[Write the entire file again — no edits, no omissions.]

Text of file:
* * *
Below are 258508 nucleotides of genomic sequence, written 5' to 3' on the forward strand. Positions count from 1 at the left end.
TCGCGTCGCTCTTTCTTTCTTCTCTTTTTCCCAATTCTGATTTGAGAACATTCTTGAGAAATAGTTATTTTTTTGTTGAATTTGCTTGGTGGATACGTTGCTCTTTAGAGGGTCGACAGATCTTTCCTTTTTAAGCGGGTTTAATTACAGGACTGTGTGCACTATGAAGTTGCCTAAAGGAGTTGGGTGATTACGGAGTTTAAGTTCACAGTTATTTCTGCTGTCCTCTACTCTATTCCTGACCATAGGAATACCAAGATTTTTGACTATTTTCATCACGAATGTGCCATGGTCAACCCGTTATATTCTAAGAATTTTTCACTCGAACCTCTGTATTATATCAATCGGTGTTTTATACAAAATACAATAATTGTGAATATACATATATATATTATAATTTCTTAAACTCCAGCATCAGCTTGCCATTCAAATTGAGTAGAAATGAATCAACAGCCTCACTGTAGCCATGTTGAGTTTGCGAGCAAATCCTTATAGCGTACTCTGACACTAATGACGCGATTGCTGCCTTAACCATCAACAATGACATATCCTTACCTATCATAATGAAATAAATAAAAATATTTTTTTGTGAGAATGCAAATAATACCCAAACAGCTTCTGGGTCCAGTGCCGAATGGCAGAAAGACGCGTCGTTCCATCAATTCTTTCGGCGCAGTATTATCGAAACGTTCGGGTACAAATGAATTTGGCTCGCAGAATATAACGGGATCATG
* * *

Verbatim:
Below are 258508 nucleotides of genomic sequence, written 5' to 3' on the forward strand. Positions count from 1 at the left end.
TCGCGTCGCTCTTTCTTTCTTCTCTTTTTCCCAATTCTGATTTGAGAACATTCTTGAGAAATAGTTATTTTTTTGTTGAATTTGCTTGGTGGATACGTTGCTCTTTAGAGGGTCGACAGATCTTTCCTTTTTAAGCGGGTTTAATTACAGGACTGTGTGCACTATGAAGTTGCCTAAAGGAGTTGGGTGATTACGGAGTTTAAGTTCACAGTTATTTCTGCTGTCCTCTACTCTATTCCTGACCATAGGAATACCAAGATTTTTGACTATTTTCATCACGAATGTGCCATGGTCAACCCGTTATATTCTAAGAATTTTTCACTCGAACCTCTGTATTATATCAATCGGTGTTTTATACAAAATACAATAATTGTGAATATACATATATATATTATAATTTCTTAAACTCCAGCATCAGCTTGCCATTCAAATTGAGTAGAAATGAATCAACAGCCTCACTGTAGCCATGTTGAGTTTGCGAGCAAATCCTTATAGCGTACTCTGACACTAATGACGCGATTGCTGCCTTAACCATCAACAATGACATATCCTTACCTATCATAATGAAATAAATAAAAATATTTTTTTGTGAGAATGCAAATAATACCCAAACAGCTTCTGGGTCCAGTGCCGAATGGCAGAAAGACGCGTCGTTCCATCAATTCTTTCGGCGCAGTATTATCGAAACGTTCGGGTACAAATGAATTTGGCTCGCAGAATATAACGGGATCATG